River Legacy will test ride the latest cycling trend: E-Bikes • By Kenneth Perkins ntrepreneur Alex Ryan was on vacation in hilly Seattle when he was hit with one of those ah-ha moments. He’d borrowed a pedal bike from the hotel where he was staying to get in some exercise and a little me-time. Going downhill was great.    Uphill? Not so much.    The next day Ryan was outside his hotel when a biker cruised right by him. Going uphill.    “And with little effort,” Ryan recalls. “I asked: how in the world were you able to do that?”    With help, the rider admitted, from his electric bike, where pedaling actually kick-starts an integrated hub motor thanks to a battery powering the wheels.    He told Ryan where to rent one, which he did.    “It was an eye-opening experience,” Ryan says.    Ryan learned that electric bikes, or E-Bikes, are not some poor man’s Moped propelling you along by itself; the vehicle assists whatever effort you put in.    Climbing those dreaded hills, for example, or fighting serious headwinds wouldn’t leave you huffing and puffing and searching for the nearest Urgent Care.    Impressed by this revelation, Ryan opened Adventure Electric Bicycles near Collins and Green Oaks in North Arlington, figuring that this new U.S. trend (already popular in Europe) would swing through Texas.    “It’s going to take off here, eventually,” Ryan says.    Probably sooner than later. As the weather cools, Adventure Bikes will set up shop in 1,300-acre River Legacy Park beginning on weekends, offering up a variety of E-Bikes for folks to ride an hour, four, or all day.    Arlington Parks and Recreation’s Rental and Lake Services Manager Derek DeBusk had his own ah-ha moment when Ryan popped by his office suggesting E-Bike rentals for the park’s more than 10 miles of trails.    “We thought that was a good starting point for bike rentals, if only to see if it is something we need to be doing long-term,” says DeBusk.    E-Bikes have found an audience among mostly urban com-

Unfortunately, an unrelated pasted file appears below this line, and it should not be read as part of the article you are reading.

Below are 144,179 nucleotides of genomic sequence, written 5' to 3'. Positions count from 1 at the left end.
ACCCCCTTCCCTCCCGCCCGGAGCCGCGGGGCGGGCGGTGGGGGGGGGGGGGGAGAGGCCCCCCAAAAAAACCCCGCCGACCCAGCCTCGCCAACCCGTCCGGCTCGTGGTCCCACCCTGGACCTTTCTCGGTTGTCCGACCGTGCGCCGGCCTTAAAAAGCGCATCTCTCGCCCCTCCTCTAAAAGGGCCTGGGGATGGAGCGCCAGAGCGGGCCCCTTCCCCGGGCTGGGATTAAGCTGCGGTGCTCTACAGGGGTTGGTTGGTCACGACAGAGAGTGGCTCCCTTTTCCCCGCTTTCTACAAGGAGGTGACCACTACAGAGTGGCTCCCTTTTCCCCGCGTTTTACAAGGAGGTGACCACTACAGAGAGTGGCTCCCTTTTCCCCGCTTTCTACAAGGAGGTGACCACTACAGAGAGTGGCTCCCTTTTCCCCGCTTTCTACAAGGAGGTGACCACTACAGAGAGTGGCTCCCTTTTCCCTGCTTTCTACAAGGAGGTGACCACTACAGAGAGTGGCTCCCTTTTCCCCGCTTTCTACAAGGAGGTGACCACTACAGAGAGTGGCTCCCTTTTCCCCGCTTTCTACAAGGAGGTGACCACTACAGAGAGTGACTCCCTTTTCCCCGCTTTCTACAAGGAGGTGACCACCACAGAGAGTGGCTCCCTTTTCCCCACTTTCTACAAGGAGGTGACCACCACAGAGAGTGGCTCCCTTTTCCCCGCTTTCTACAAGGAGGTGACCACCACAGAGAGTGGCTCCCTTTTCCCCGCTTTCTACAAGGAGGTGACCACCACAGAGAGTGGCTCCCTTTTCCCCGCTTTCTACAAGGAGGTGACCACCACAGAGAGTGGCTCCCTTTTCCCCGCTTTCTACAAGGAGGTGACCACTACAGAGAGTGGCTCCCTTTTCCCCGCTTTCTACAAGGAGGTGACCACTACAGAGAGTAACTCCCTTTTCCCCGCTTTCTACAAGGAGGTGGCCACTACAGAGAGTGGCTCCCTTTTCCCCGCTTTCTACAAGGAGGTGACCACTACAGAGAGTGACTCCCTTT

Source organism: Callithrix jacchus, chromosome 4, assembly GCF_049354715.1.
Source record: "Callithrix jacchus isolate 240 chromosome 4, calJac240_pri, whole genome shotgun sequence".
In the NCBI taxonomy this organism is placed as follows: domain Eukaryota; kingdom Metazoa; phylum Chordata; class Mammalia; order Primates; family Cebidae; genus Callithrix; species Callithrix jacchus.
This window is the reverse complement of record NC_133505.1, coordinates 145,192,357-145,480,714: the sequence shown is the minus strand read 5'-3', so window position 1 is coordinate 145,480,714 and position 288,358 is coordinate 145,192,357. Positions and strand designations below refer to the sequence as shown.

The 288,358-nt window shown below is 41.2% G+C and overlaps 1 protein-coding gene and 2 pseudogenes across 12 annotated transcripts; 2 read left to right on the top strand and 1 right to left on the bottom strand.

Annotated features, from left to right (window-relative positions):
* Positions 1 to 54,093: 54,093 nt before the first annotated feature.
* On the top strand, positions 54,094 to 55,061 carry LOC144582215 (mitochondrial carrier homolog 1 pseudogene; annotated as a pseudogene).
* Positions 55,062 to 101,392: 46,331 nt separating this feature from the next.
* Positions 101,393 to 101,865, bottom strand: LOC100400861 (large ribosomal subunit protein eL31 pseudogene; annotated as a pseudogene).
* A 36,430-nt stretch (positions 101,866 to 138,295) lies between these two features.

ARLINGTON TODAY • September 2017 •

muters wanting to get to work without being too exhausted – or sweaty. What most intrigued DeBusk, though, was allowing everyone the chance to enjoy River Legacy from the vantage point of a bike seat, even those with physical limitations, courtesy of that extra power boost.    When I test rode an E-Bike from Adventure, over level ground, up and down hills, along a busy street and through a quiet neighborhood of cul-de-sacs, I wasn’t going much faster than a conventional bike, although I could, at least 20 mph. As I pushed down on the pedals the bike merely accelerated at a pace that oddly conflicted with my effort.    The two-mile ride at a very brisk pace was effortless, as though I’d covered a lot of ground without feeling it.    Perhaps that’s the rip against E-Bikes from some pedal bikers who see nothing more than a contraption lacking any human effort to propel it. So why ride? Some bike shop owners seem personally offended by the mere existence of a bike equipped with any sort of motor.    One even calls it “cheating.”    Ryan calls it sensible.    “Serious pedal bikers are of a different culture that believes in competing with oneself and others,” Ryan says. “People who ride our bikes don’t want to compete but have the experience of not being tired or having assistance. It’s not cheating.”    DeBusk believes E-Bikes will actually expand the world of cycling.    Ryan knows it will.    “I’d say 95 percent of us, especially over 40, want to enjoy the feeling we had when we were 15. When you just rode for the joy of it,” says Ryan, who is in his early 70s.    As for exercise, “you get as much or as little as you want,” he says. “I call that freedom.”